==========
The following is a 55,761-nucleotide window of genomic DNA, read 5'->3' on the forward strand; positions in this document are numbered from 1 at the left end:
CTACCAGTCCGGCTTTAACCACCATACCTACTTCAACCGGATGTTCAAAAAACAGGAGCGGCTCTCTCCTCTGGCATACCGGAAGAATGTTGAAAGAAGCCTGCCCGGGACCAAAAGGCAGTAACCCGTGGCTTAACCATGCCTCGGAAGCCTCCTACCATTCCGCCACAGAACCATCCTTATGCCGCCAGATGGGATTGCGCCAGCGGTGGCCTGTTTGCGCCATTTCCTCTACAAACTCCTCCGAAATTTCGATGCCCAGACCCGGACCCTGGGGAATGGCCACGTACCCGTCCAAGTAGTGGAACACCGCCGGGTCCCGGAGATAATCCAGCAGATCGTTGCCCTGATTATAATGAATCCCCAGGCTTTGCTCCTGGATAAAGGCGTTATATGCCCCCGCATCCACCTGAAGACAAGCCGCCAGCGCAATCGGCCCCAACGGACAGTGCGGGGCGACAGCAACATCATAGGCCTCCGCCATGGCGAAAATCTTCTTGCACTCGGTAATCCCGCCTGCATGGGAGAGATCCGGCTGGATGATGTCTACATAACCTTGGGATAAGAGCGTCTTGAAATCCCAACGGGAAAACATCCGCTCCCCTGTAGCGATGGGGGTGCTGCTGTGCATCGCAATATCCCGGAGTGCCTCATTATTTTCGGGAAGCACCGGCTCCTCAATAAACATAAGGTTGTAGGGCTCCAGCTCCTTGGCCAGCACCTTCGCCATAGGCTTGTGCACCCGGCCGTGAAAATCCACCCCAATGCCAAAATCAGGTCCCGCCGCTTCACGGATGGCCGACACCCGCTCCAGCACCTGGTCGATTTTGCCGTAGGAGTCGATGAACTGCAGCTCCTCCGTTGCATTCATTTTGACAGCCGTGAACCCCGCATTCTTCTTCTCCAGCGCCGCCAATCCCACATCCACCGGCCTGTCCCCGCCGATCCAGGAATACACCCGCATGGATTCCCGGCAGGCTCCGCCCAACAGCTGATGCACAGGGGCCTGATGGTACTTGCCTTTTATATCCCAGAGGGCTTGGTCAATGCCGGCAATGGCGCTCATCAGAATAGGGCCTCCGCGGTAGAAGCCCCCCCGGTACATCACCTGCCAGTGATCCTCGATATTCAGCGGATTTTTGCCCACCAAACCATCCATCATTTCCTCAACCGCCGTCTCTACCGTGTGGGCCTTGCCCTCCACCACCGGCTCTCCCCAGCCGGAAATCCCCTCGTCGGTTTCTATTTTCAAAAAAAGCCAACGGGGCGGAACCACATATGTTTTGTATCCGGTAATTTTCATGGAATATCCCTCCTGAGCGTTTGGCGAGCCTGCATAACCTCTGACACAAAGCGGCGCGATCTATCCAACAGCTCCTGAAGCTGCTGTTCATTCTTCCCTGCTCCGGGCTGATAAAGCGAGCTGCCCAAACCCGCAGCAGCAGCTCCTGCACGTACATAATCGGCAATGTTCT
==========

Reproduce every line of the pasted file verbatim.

The following is a 55,761-nucleotide window of genomic DNA, read 5'->3' on the forward strand; positions in this document are numbered from 1 at the left end:
CTACCAGTCCGGCTTTAACCACCATACCTACTTCAACCGGATGTTCAAAAAACAGGAGCGGCTCTCTCCTCTGGCATACCGGAAGAATGTTGAAAGAAGCCTGCCCGGGACCAAAAGGCAGTAACCCGTGGCTTAACCATGCCTCGGAAGCCTCCTACCATTCCGCCACAGAACCATCCTTATGCCGCCAGATGGGATTGCGCCAGCGGTGGCCTGTTTGCGCCATTTCCTCTACAAACTCCTCCGAAATTTCGATGCCCAGACCCGGACCCTGGGGAATGGCCACGTACCCGTCCAAGTAGTGGAACACCGCCGGGTCCCGGAGATAATCCAGCAGATCGTTGCCCTGATTATAATGAATCCCCAGGCTTTGCTCCTGGATAAAGGCGTTATATGCCCCCGCATCCACCTGAAGACAAGCCGCCAGCGCAATCGGCCCCAACGGACAGTGCGGGGCGACAGCAACATCATAGGCCTCCGCCATGGCGAAAATCTTCTTGCACTCGGTAATCCCGCCTGCATGGGAGAGATCCGGCTGGATGATGTCTACATAACCTTGGGATAAGAGCGTCTTGAAATCCCAACGGGAAAACATCCGCTCCCCTGTAGCGATGGGGGTGCTGCTGTGCATCGCAATATCCCGGAGTGCCTCATTATTTTCGGGAAGCACCGGCTCCTCAATAAACATAAGGTTGTAGGGCTCCAGCTCCTTGGCCAGCACCTTCGCCATAGGCTTGTGCACCCGGCCGTGAAAATCCACCCCAATGCCAAAATCAGGTCCCGCCGCTTCACGGATGGCCGACACCCGCTCCAGCACCTGGTCGATTTTGCCGTAGGAGTCGATGAACTGCAGCTCCTCCGTTGCATTCATTTTGACAGCCGTGAACCCCGCATTCTTCTTCTCCAGCGCCGCCAATCCCACATCCACCGGCCTGTCCCCGCCGATCCAGGAATACACCCGCATGGATTCCCGGCAGGCTCCGCCCAACAGCTGATGCACAGGGGCCTGATGGTACTTGCCTTTTATATCCCAGAGGGCTTGGTCAATGCCGGCAATGGCGCTCATCAGAATAGGGCCTCCGCGGTAGAAGCCCCCCCGGTACATCACCTGCCAGTGATCCTCGATATTCAGCGGATTTTTGCCCACCAAACCATCCATCATTTCCTCAACCGCCGTCTCTACCGTGTGGGCCTTGCCCTCCACCACCGGCTCTCCCCAGCCGGAAATCCCCTCGTCGGTTTCTATTTTCAAAAAAAGCCAACGGGGCGGAACCACATATGTTTTGTATCCGGTAATTTTCATGGAATATCCCTCCTGAGCGTTTGGCGAGCCTGCATAACCTCTGACACAAAGCGGCGCGATCTATCCAACAGCTCCTGAAGCTGCTGTTCATTCTTCCCTGCTCCGGGCTGATAAAGCGAGCTGCCCAAACCCGCAGCAGCAGCTCCTGCACGTACATAATCGGCAATGTTCT